TALENT — Two artists with Rogue Valley roots are collaborating on a local documentary that will show what it takes to produce a fashion runway show.

TALENT — Two artists with Rogue Valley roots are collaborating on a local documentary that will show what it takes to produce a fashion runway show.

Filmmaker Kadi Carlson and fashion designer Joe Dunbar have been assembling a cast, creating fashions, shooting lead-up footage, raising money and preparing for the show, which will take place Sunday, Aug. 4, at Kids Unlimited in Medford.

"I want people to know what it takes to get it from a design point to bringing it alive on a fashion runway," said Carlson.

Dunbar and Carlson met when they worked for IMD, a modeling agency in Medford.

Dunbar, who grew up in Grants Pass, has a degree in apparel design from Bassist College in Portland and has been creating garments since 1988. A Talent resident, he designed the gown worn by Miss Oregon winner CC Barber in the 2009 Miss America pageant. He works out of his Talent picture-framing shop.

Carlson, a Phoenix High School graduate, attended Southern Oregon University for two years, then went to the Art Institute of California in Santa Monica, where she earned a bachelor's degree in film.

Carlson had Dunbar design dresses for her senior project, a short film featuring local model Brianna Lewis. While looking at the film, which was shot in the snow at Howard Prairie Lake, the pair came up with the idea for the runway documentary.

"When we came back, we were looking at the gowns blowing in the wind and we said, "Gosh, we should do a runway-show film,' " Dunbar explained. "We are approaching this as a behind-the-scenes look at creating a runway show for an independent designer."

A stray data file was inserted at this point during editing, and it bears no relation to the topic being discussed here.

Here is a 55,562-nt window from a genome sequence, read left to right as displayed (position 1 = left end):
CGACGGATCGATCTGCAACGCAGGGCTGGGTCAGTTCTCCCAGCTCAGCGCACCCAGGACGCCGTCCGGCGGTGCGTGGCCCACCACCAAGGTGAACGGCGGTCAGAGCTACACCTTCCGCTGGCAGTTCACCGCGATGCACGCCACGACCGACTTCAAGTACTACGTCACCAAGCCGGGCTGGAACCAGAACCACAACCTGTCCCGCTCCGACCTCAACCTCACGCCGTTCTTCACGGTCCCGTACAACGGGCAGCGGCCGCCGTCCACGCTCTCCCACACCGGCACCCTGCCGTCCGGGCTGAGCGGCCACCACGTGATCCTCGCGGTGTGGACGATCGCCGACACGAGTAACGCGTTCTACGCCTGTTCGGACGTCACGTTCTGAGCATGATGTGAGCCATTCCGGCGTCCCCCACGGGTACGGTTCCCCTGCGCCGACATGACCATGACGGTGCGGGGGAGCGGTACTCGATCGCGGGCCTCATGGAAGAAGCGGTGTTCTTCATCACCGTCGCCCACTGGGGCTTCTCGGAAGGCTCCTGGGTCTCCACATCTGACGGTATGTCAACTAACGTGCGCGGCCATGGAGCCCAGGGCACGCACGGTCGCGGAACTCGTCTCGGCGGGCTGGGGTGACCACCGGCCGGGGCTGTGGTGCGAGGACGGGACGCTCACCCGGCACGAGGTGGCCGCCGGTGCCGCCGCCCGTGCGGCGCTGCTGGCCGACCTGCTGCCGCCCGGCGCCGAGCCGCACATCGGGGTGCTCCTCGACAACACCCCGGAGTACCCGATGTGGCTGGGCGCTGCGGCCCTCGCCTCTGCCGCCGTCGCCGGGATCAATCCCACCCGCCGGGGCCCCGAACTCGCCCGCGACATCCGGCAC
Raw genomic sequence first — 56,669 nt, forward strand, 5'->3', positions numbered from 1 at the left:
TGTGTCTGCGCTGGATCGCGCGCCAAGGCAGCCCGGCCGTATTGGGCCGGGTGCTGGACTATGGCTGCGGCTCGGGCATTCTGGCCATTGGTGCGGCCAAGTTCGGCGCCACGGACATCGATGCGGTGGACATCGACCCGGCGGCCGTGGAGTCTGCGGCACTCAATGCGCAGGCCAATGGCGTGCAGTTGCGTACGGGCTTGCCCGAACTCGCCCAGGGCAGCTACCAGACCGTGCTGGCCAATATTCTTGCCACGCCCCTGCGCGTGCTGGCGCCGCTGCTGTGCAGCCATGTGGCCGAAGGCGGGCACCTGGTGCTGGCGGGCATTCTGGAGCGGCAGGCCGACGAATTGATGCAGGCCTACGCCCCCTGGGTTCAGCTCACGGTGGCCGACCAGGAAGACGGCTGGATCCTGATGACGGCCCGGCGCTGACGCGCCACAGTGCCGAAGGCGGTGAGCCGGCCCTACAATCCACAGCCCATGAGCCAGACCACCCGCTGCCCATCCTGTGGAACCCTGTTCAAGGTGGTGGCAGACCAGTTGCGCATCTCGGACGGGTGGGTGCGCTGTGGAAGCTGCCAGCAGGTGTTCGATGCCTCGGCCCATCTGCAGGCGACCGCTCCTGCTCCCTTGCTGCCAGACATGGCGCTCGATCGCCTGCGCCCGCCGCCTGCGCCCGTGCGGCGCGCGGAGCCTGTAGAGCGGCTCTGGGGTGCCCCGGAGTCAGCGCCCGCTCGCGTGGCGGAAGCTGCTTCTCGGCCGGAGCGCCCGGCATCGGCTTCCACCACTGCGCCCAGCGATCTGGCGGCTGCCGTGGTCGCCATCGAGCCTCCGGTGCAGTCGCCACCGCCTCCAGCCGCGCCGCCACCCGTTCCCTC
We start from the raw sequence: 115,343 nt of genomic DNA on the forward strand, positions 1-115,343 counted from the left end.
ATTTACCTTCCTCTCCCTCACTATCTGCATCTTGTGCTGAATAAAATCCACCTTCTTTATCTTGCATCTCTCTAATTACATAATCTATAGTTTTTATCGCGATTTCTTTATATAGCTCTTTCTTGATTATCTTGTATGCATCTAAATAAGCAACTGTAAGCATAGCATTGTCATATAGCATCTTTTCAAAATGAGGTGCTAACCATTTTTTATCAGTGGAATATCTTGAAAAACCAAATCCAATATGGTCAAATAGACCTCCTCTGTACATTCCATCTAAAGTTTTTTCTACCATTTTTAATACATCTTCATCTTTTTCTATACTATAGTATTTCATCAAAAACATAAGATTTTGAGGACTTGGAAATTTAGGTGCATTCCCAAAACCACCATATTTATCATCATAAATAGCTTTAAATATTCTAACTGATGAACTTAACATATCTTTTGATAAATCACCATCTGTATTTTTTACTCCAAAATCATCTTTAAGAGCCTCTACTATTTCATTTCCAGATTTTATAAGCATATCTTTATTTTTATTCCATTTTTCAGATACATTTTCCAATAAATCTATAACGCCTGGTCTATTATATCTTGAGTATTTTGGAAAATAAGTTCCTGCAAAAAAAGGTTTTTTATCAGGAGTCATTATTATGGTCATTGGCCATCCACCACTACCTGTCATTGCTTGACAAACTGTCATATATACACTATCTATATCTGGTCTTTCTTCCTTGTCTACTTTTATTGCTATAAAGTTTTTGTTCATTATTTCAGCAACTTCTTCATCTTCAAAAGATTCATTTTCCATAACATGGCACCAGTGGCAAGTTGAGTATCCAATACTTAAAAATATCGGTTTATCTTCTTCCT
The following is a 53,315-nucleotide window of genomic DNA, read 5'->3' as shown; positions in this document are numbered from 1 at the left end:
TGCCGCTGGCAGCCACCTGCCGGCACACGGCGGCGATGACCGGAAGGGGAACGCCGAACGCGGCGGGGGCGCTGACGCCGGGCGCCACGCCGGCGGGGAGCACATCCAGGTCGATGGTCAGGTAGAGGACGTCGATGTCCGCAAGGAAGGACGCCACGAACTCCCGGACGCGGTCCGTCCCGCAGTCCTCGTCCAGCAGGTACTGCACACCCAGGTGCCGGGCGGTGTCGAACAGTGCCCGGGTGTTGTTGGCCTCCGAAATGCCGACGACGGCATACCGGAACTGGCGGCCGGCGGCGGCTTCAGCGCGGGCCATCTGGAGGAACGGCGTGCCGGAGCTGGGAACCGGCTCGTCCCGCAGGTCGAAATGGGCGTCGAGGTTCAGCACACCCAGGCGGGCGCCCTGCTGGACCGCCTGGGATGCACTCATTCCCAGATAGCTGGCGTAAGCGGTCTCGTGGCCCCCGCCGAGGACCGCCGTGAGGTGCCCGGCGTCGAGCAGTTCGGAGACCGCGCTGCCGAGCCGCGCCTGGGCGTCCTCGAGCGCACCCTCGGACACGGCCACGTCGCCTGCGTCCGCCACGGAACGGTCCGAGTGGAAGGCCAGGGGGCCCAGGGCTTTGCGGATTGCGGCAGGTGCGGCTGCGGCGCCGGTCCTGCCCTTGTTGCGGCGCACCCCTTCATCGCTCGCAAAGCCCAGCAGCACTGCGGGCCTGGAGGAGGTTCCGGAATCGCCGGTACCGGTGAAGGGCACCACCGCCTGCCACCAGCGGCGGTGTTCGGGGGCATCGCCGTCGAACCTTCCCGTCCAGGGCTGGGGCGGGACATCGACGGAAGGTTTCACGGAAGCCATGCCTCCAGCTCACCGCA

Carlson has been shooting documentary footage, including dress design, fabric selection, model casting and fittings, in the area. For the Aug. 4 runway show, a 10-person crew will come from Los Angeles for three days.

The pair intend to enter the film in the Ashland Independent Film Festival and in other West Coast festivals.

A typical runway show usually lasts a minimum of 30 minutes. The length of the documentary has not been determined.

"Right now we are not really set at ... how long the movie needs to tell the story," said Carlson, who added that the project has required her to tackle new areas.

"I've never done a project that features so many different characters," said Carlson. "They all have to get their stories told. That's going to be a challenge for me."

Shooting in a smaller urban area, where people aren't used to making movies, is another challenge for Carlson, who says people in Los Angeles are around moviemaking regularly. Help is being sought from local hairdressers, makeup artists and others needed to put on the runway show. Those who appear in the film and assist will be credited.

The show will feature 30 dresses, about three-quarters of them designed by Dunbar. His design assistant Lynae Williams will also have garments in the show.

"I usually do two or three shows per year," said Dunbar. "This will most likely be my only show this year because there is so much going on with it."

The filmmakers are trying to raise $8,000 for the project on the online crowd-funding site Indiegogo.

Donors will receive incentives based on the amount they give. Among the prizes are three of the dresses to be featured in the documentary.

Money raised will be used to cover the costs of bringing the film crew and equipment from Los Angeles, renting facilities and purchasing materials.

Extras are needed for the audience for the Aug. 4 show and will have to commit a full day to the project. Those interested can email jdframer@aol.com.

Tony Boom is a freelance writer living in Ashland. Reach him at tboomwriter@gmail.com.